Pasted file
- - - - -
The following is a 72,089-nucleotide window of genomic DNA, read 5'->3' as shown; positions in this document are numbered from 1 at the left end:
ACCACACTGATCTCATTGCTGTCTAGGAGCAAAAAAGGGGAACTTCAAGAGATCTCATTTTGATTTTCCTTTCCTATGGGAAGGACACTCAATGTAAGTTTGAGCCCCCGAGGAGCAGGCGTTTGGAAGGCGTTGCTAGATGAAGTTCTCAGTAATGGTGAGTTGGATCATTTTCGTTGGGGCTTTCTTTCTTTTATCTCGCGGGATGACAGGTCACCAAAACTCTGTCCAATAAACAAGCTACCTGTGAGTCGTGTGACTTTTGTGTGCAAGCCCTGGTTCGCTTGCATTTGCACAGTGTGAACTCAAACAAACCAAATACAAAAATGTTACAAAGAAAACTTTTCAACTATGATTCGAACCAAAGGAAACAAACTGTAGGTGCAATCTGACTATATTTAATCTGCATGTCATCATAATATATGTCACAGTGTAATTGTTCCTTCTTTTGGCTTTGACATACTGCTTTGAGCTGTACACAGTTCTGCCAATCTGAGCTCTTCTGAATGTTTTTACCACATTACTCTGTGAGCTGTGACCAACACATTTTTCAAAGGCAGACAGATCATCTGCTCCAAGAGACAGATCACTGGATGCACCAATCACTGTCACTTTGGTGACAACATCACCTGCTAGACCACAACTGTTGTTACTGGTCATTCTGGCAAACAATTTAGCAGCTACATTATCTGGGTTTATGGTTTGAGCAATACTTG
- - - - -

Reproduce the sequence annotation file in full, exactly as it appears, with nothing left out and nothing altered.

The following is a 72,089-nucleotide window of genomic DNA, read 5'->3' as shown; positions in this document are numbered from 1 at the left end:
ACCACACTGATCTCATTGCTGTCTAGGAGCAAAAAAGGGGAACTTCAAGAGATCTCATTTTGATTTTCCTTTCCTATGGGAAGGACACTCAATGTAAGTTTGAGCCCCCGAGGAGCAGGCGTTTGGAAGGCGTTGCTAGATGAAGTTCTCAGTAATGGTGAGTTGGATCATTTTCGTTGGGGCTTTCTTTCTTTTATCTCGCGGGATGACAGGTCACCAAAACTCTGTCCAATAAACAAGCTACCTGTGAGTCGTGTGACTTTTGTGTGCAAGCCCTGGTTCGCTTGCATTTGCACAGTGTGAACTCAAACAAACCAAATACAAAAATGTTACAAAGAAAACTTTTCAACTATGATTCGAACCAAAGGAAACAAACTGTAGGTGCAATCTGACTATATTTAATCTGCATGTCATCATAATATATGTCACAGTGTAATTGTTCCTTCTTTTGGCTTTGACATACTGCTTTGAGCTGTACACAGTTCTGCCAATCTGAGCTCTTCTGAATGTTTTTACCACATTACTCTGTGAGCTGTGACCAACACATTTTTCAAAGGCAGACAGATCATCTGCTCCAAGAGACAGATCACTGGATGCACCAATCACTGTCACTTTGGTGACAACATCACCTGCTAGACCACAACTGTTGTTACTGGTCATTCTGGCAAACAATTTAGCAGCTACATTATCTGGGTTTATGGTTTGAGCAATACTTG